Work samples


Year 10


Big Bang Theory

Summary of task

Students were asked to create a scientific report to explain the evidence that supports the Big Bang theory for the evolution of the universe. Students were asked to address the following questions and discuss the key scientific ideas relating to:

1) What is the Big Bang theory?

2) What is red shift?

3) What is Cosmic Background Microwave Radiation

4) How do they provide evidence for the Big Bang theory?

5) Does the evidence, in the student’s eyes, support the Big Bang theory?

The task was given at the end of a teaching and learning unit on 'The Mysterious Universe' where students investigated the empirical evidence that has enabled scientists to refine previous theories and present the most commonly accepted theory of 'the Big Bang'. Students were made aware of the fact that the Big Bang theory does not provide any explanation for the initial conditions of the universe, but rather describes and explains the general evolution of the universe going forward from a ‘singularity’. Students had learnt that, in this context, the term singularity designates a hypothetical initial state of the universe when there was no time and space and all that existed was energy concentrated in a single point.

Achievement standard

By the end of Year 10, students analyse how the periodic table organises elements and use it to make predictions about the properties of elements. They explain how chemical reactions are used to produce particular products and how different factors influence the rate of reactions. They explain the concept of energy conservation and represent energy transfer and transformation within systems. They apply relationships between force, mass and acceleration to predict changes in the motion of objects. Students describe and analyse interactions and cycles within and between Earth’s spheres. They evaluate the evidence for scientific theories that explain the origin of the universe and the diversity of life on Earth. They explain the processes that underpin heredity and evolution. Students analyse how the models and theories they use have developed over time and discuss the factors that prompted their review.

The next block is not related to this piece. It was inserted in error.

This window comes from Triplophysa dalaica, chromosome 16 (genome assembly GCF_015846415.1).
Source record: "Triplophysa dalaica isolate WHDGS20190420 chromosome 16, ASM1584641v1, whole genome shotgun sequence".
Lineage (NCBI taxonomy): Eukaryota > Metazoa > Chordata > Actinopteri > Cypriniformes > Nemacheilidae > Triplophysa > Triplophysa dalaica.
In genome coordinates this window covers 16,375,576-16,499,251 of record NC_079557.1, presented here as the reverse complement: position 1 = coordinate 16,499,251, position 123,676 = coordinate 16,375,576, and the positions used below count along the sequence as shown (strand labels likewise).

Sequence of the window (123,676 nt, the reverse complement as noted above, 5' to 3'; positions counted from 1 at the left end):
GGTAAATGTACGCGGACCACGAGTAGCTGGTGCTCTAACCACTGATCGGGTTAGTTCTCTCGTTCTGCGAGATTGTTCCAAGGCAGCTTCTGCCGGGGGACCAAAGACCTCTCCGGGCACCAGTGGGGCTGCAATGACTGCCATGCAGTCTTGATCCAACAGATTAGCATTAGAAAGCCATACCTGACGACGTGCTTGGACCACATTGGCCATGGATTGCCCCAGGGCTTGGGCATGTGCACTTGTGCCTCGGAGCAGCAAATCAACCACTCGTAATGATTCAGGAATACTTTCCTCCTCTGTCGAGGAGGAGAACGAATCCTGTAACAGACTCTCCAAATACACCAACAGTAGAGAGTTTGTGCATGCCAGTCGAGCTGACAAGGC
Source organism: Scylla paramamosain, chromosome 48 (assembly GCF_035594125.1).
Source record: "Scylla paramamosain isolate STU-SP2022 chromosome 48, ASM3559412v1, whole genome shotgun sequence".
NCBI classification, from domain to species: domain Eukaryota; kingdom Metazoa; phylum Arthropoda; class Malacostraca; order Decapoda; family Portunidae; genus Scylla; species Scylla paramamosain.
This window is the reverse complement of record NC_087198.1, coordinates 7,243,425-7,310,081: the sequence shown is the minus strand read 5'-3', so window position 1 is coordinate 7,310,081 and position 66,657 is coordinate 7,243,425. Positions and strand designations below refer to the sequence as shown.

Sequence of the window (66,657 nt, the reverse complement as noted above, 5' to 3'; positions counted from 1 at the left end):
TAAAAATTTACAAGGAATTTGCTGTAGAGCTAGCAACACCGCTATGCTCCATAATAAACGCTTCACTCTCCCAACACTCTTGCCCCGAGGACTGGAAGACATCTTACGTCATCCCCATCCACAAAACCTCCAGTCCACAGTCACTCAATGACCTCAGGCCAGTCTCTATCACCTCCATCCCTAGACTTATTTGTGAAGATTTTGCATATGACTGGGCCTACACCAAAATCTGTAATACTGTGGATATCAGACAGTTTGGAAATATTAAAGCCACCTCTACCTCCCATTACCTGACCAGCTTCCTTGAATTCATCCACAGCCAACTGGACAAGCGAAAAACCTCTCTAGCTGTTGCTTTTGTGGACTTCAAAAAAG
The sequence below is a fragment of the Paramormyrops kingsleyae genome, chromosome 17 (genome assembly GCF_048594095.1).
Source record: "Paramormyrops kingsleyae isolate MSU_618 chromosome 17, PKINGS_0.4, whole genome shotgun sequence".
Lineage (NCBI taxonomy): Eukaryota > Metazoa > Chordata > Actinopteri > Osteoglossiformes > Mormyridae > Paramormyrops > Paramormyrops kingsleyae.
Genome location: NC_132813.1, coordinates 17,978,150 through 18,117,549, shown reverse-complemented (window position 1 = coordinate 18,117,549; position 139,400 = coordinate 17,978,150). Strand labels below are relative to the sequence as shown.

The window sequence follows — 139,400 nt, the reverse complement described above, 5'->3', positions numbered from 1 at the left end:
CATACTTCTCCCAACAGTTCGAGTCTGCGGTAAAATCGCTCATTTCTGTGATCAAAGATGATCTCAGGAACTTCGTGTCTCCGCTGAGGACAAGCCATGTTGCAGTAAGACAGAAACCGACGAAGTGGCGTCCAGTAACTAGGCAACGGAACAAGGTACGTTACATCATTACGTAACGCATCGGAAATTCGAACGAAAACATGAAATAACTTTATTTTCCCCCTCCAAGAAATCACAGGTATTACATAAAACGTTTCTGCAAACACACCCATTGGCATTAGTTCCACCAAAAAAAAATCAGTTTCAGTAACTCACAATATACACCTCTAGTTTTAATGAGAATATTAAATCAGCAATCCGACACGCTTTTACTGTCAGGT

Students develop questions and hypotheses and independently design and improve appropriate methods of investigation, including field work and laboratory experimentation. They explain how they have considered reliability, safety, fairness and ethical actions in their methods and identify where digital technologies can be used to enhance the quality of data. When analysing data, selecting evidence and developing and justifying conclusions, they identify alternative explanations for findings and explain any sources of uncertainty. Students evaluate the validity and reliability of claims made in secondary sources with reference to currently held scientific views, the quality of the methodology and the evidence cited. They construct evidence-based arguments and select appropriate representations and text types to communicate science ideas for specific purposes.

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